The Los Angeles Dodgers‘ farm system has been so consistently good for the past decade that, occasionally, a prospect slips through the cracks and ascends to No. 1 status in someone else’s farm system … and doesn’t even leave a dent in Andrew Friedman’s corps.
Such is the case with Oneil Cruz, the hulking, slugging shortstop who we’d bet most of you forgot was ever a Dodger back in 2017.
LA flipped Cruz in an oft-forgotten trade, sacrificing one of their toolsy (and hidden) additions from the 2015-16 international free agency class for some immediate help in the form of left-handed reliever Tony Watson.
And it worked! Watson’s acquisition, which came at the cost of Cruz and RHP Angel German, propelled the Dodgers to a World Series berth that reached a tense Game 7 against a 25-man roster of convicted cheaters.
Unfortunately, the 6-7 Cruz — promoted at the tail end of the 2021 season — can do this.
Sorry, but did anyone else remember the Dodgers traded Oneil Cruz to the Pirates in 2017?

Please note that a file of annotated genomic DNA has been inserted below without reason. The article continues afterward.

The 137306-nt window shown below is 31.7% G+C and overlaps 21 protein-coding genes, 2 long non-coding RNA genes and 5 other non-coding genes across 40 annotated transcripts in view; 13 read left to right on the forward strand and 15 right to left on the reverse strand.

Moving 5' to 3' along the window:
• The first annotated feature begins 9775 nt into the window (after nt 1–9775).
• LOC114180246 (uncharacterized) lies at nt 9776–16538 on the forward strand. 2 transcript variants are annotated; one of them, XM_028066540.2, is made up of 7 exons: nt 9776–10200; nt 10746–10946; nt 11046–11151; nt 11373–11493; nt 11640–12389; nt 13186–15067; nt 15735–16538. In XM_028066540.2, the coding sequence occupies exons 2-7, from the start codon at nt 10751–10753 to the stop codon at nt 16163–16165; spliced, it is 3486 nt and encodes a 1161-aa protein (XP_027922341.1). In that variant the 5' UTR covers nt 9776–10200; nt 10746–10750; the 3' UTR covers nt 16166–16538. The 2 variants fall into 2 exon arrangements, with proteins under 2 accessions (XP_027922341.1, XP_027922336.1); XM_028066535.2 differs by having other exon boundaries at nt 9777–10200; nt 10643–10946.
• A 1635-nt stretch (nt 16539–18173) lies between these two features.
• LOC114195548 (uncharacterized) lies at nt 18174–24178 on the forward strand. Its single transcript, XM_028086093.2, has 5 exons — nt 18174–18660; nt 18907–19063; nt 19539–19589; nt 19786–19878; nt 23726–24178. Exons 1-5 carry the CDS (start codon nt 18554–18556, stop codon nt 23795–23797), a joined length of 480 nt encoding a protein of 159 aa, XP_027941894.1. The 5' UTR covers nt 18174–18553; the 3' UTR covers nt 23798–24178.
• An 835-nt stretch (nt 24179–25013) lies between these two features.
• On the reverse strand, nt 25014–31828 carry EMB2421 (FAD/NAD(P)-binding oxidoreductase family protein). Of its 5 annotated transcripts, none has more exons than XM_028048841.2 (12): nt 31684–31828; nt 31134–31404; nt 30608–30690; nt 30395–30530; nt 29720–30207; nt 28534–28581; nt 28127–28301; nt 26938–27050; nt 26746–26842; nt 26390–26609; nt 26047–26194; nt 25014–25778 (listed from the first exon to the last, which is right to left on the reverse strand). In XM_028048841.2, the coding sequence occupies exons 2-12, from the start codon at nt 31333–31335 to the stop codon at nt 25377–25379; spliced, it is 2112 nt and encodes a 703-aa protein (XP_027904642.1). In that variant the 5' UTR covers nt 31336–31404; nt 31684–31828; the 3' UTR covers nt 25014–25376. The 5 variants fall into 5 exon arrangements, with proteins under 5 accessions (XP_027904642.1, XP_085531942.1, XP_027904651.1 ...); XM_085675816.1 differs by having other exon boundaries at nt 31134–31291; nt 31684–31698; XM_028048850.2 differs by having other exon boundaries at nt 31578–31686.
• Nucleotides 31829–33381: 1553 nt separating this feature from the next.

We understand why Cruz wasn’t untouchable back in 2017. He peaked in the mid-20s on Dodgers top prospect lists and, to be blunt, nobody expected a 6-7 shortstop to stay at the position. His body type was unheard of, so why not sell relatively high for a valued contributor down the stretch?
And Watson was a valued contributor, helping to send the Dodgers to the World Series that season. The left-hander posted a 2.70 ERA in 20 regular-season innings (striking out 18) before carrying a 0.00 ERA during the NLCS and World Series. Watson’s sparkling effort featured 2.1 shutout innings across four games against the Cubs, followed by 3.2 innings across five World Series games, allowing just one unearned run and recording two of the three Dodgers wins in the series.
In the short-term, acquiring Watson was a massive windfall. In the long-term, though, the Dodgers might’ve missed out on a young superstar who’s somehow stayed at shortstop, and would be ready to slide into Corey Seager’s spot this spring.
Cruz produced a significant number of hard-hit balls in 2021, mostly at Double-A Altoona, where he hit .292 with 12 bombs, 40 RBI and 18 stolen bases (!) in 250 at-bats.
In six games at Triple-A, the rumors are true; he really did bash five homers, walk eight times, and hit .524.
Is Cruz a long-term fit at shortstop? Seems physically impossible, but hey, neither was Seager. The future remains unwritten. Mostly, we’re just boggled in the mind that the Dodgers had such a unique talent in their system five years ago, and his loss barely even registered.